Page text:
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Psychology of Play, Social Games and Game Design

Is game design just child's play? Well, sort of. Read this post about certain stages of developmental play in children that are similar to how we play video and casual games. This post is originally part of a series on Ayogo's Social Game Design blog.

Can social game designers learn something from child’s play? You be the judge. I came across an interesting social game design article from Mike Sellers and his blog, Online Alchemy, and I thought I’d share the link with you. 

Sellers’ blog post examines the close relationship between the emergence of gameplay in popular social games and the path of individual psychological development of play.  Why is this so interesting from a game design and business perspective?

If you’ve been following my blog, then you know how interested I am in the meaning of play and its fundamental role in human behavior. It’s not just for fun, but it’s a biologically based, evolutionary contribution to human survival and development, a crucial vehicle forcultural learning and cultural transmission.

Sellers' blog post discusses a 1930′s study published by Mildred Parten looking at the development of play in children. Simply put, there are 6 stages of play that correspond to a child’s physical, cognitive and social development. Here are some the developmental stages of individual play:

Solitary play: Playing by yourself (ignoring others around you)

Onlooker play: Noticing others around you, but not playing with them

Parallel play: Implicitly recognizing the play of others around you, doing some of the same things and playing in the same cognitive space, without open social interaction. (Think of two kids building sand castles near each other that resemble each other, even though they never said a word or joined together at all.)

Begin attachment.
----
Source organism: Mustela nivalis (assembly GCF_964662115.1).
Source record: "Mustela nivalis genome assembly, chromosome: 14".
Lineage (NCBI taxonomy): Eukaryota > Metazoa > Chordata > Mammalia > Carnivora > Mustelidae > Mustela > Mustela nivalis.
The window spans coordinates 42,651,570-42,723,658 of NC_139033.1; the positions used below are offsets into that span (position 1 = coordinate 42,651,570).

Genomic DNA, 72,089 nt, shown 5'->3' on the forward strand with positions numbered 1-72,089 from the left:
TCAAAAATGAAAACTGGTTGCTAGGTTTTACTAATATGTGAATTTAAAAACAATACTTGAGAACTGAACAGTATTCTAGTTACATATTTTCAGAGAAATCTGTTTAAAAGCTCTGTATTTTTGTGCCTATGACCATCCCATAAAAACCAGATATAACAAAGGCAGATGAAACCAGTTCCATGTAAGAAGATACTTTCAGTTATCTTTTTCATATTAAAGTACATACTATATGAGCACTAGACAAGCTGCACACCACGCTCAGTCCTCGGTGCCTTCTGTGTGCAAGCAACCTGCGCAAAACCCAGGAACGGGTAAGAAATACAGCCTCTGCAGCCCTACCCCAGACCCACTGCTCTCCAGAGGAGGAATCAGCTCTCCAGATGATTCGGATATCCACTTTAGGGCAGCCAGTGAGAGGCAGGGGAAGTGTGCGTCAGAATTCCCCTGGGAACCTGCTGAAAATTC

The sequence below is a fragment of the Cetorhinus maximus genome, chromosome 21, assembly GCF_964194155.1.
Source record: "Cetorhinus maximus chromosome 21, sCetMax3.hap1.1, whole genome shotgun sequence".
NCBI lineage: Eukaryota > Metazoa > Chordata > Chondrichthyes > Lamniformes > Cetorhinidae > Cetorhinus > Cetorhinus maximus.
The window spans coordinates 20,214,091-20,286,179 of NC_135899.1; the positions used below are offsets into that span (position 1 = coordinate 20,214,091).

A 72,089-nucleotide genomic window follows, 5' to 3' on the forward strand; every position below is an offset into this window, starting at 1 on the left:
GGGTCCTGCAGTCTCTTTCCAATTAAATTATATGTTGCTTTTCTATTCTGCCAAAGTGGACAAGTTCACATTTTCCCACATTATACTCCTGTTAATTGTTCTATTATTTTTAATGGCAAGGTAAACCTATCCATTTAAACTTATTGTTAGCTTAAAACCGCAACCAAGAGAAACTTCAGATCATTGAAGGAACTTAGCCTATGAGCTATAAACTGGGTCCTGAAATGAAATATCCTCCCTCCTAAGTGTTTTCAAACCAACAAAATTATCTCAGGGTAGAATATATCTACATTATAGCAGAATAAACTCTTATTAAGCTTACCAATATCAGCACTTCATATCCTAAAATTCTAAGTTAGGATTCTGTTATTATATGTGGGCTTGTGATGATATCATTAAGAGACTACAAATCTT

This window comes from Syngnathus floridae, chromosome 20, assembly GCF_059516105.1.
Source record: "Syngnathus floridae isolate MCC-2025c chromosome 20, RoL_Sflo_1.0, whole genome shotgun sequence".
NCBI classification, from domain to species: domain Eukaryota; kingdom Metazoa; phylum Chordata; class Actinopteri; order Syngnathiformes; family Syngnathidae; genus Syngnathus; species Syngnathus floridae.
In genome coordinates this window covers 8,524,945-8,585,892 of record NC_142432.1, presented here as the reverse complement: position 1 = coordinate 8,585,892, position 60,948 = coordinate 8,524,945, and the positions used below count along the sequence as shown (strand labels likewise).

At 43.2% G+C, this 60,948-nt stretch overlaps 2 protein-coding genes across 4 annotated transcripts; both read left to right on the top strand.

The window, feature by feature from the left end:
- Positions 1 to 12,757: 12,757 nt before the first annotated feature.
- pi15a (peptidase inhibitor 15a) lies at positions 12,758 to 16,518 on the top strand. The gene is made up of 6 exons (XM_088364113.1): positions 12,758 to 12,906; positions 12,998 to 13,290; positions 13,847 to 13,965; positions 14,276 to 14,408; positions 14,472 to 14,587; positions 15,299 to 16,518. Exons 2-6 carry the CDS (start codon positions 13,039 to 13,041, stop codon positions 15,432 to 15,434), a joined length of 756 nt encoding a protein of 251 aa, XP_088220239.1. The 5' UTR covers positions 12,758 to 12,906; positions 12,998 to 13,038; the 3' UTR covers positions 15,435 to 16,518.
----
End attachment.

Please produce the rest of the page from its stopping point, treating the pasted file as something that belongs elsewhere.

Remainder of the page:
Associative play: Light social interaction with others nearby, but without involving play as a topic or structure

Cooperative play: socially interacting and organizing using play as a structure on which to build these interactions.  Note that this implicitly includes competitive play, as the social structures involved necessarily require in-group (our team) and out-group (the other team) interactions.

According to Parten, as we develop as humans our forms of play become more social and common. We tend to play less alone and want to cooperate and compete during gameplay. As Sellers points out, if we examine the emergence of social games, we can see similarities in this regard:

Solitary play: Bejeweled, tower defense, most early casual games. The game design and moving parts were simple and easy.

Onlooker play: the addition of leaderboards, “who’s playing now”, and other features that, while they don’t give you the opportunity to be “playing” with others, or even observing their actual gameplay, at least give you some indication that there are other people out there playing at the same time.

Parallel play: current social games such as Farmville, Pet Pupz and Mob Wars, where you may have “neighbors” but the game play is largely solitary. While you’re able to associate with other people and even observe their play, in terms of the gameplay you’re almost entirely working on your own.  These games do however start to edge up into Associative play.

Associative play: your play involves interacting with other people directly, and their play is one of several factors that effects yours. Foursquare would be an example, as well as higher levels in Mob Wars and Farmville.

Cooperative play: think of people forming teams for the purpose of playing the game and these interactions enabling the formation of communities. Think of games where complementary roles —as well as shared goals and complex in-group/out-group interactions are part of gameplay.

As you can see, there’s plenty here for game designers to consider! What about games where the play within the game evolves through the various levels of sociality as you progress? What about games where individual players can decide independently how deeply they want other players to effect their play? What are your thoughts? Email me at michael [at] ayogo [dot] com.


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